BoingBoing's Lisa Katayama writes of a woman in San Francisco who walked into a restaurant, requested a table for two, and unfolded a three-foot cardboard cutout of a man, with whom she had dinner. Art project? Maybe. Or: Loneliness.
Katayama heard about the woman in question from a man who was her waiter that night:
The woman called her companion Peter or Stan. She ordered an appetizer for herself and a halibut dish for Peter/Stan. She was probably a tourist; she wanted to take pictures with Peter/Stan as the sun was setting, and while she was waiting for her food, she asked Joel if he could recommend any memorabilia from the gift shop so she could buy him a little something. When Joel was away, he could see her at her table talking to Peter/Stan as if he was a real person. Once or twice, she reached over to adjust him in his seat, or maybe to hold his hand. "When I walked up to the table, I felt like I was interrupting a date," Joel tells me. After about 45 minutes, the woman got up, walked to the kitchen, and told Joel that she would have to take her and Peter/Stan's dinners to go - they had a trolley car ride to catch, and she didn't want to be late.
We have so many "virtual" conversations — Facebook updates, Twitter accounts, texts and IMs. But does that mean fewer face-to-face encounters? I lived alone for about ten years — no roommates, no pets, no plants. I had friends, of course, with whom I'd make plans… But obviously a lot of my time was spent alone, especially once I started working from home. Time would pass without seeing or speaking to anyone, and it felt lonely. It took a long time to get comfortable with the idea of sitting in a restaurant alone. Sometimes I would bring a book, or a magazine, but I never considered a cardboard cutout. But would it be so bad? Kids often have imaginary friends. Are adults meant to do without? (Katayama points out that in September, NBC Miami reported on a woman who carries around a cardboard cutout of her soldier boyfriend. Does that seem less weird?) When I'm home alone, I sometimes talk back to the TV; about five months ago, Scientific American had an article about how TV can ease loneliness: "In the same way that a snack can satiate hunger in lieu of a meal, it seems that watching favorite TV shows can provide the experience of belonging without a true interpersonal interaction." But you can't take your TV out to dinner with you. (Yet.)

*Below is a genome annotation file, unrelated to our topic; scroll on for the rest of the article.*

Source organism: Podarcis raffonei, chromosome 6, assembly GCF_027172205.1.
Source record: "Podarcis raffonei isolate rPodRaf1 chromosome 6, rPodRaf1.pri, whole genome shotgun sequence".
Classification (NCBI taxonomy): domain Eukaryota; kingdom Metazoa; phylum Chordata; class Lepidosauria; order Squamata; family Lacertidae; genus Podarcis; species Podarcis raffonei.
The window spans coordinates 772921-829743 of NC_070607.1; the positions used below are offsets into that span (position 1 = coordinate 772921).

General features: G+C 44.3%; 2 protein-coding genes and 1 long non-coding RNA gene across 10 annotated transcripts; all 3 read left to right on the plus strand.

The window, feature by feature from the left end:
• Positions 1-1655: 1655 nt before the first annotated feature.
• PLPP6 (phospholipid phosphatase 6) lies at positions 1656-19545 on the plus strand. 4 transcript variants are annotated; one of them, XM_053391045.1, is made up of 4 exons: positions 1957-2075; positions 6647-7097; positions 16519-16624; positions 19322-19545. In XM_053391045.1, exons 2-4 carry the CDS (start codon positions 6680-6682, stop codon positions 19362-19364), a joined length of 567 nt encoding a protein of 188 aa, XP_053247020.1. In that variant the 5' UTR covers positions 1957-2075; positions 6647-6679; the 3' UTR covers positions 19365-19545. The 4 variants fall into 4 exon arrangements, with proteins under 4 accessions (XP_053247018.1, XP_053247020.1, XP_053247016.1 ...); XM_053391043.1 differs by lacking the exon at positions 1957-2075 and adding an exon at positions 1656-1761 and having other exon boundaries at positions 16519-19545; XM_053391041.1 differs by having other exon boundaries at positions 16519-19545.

Men who marry video game characters, or who love their Real Dolls, get mocked. But what about the woman having dinner with a cardboard cutout? Do you have sympathy and understanding for her? Would it make a difference if the cutout depicted a soldier in Iraq? Or what if he were a character from New Moon? I guess what I'm saying is: I've been lonely. So I can't judge.
Woman Dines With Cardboard Cutout Man In San Francisco [BoingBoing]
Related: Imaginary Friends [Scientific American]